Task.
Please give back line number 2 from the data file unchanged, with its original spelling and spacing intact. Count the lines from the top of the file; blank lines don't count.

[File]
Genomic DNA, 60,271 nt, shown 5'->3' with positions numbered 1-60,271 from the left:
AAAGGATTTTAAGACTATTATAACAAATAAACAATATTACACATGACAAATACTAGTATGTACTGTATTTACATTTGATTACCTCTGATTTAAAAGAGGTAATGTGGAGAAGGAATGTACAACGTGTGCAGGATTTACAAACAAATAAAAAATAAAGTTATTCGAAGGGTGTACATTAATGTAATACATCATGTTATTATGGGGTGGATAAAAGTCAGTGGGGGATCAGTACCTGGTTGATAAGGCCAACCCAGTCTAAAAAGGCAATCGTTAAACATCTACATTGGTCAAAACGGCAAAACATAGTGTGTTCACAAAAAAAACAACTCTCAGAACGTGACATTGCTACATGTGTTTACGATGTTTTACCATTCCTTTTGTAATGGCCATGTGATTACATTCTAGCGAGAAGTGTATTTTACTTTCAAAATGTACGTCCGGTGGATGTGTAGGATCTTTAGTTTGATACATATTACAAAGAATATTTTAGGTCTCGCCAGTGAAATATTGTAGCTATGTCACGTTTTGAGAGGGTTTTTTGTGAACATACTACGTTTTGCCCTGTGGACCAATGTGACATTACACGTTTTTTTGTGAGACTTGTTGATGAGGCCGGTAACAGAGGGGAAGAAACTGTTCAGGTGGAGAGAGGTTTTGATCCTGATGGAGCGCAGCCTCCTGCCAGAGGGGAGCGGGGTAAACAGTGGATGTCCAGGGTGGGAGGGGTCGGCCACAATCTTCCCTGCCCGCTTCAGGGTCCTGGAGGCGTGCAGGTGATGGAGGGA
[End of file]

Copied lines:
AAAGGATTTTAAGACTATTATAACAAATAAACAATATTACACATGACAAATACTAGTATGTACTGTATTTACATTTGATTACCTCTGATTTAAAAGAGGTAATGTGGAGAAGGAATGTACAACGTGTGCAGGATTTACAAACAAATAAAAAATAAAGTTATTCGAAGGGTGTACATTAATGTAATACATCATGTTATTATGGGGTGGATAAAAGTCAGTGGGGGATCAGTACCTGGTTGATAAGGCCAACCCAGTCTAAAAAGGCAATCGTTAAACATCTACATTGGTCAAAACGGCAAAACATAGTGTGTTCACAAAAAAAACAACTCTCAGAACGTGACATTGCTACATGTGTTTACGATGTTTTACCATTCCTTTTGTAATGGCCATGTGATTACATTCTAGCGAGAAGTGTATTTTACTTTCAAAATGTACGTCCGGTGGATGTGTAGGATCTTTAGTTTGATACATATTACAAAGAATATTTTAGGTCTCGCCAGTGAAATATTGTAGCTATGTCACGTTTTGAGAGGGTTTTTTGTGAACATACTACGTTTTGCCCTGTGGACCAATGTGACATTACACGTTTTTTTGTGAGACTTGTTGATGAGGCCGGTAACAGAGGGGAAGAAACTGTTCAGGTGGAGAGAGGTTTTGATCCTGATGGAGCGCAGCCTCCTGCCAGAGGGGAGCGGGGTAAACAGTGGATGTCCAGGGTGGGAGGGGTCGGCCACAATCTTCCCTGCCCGCTTCAGGGTCCTGGAGGCGTGCAGGTGATGGAGGGA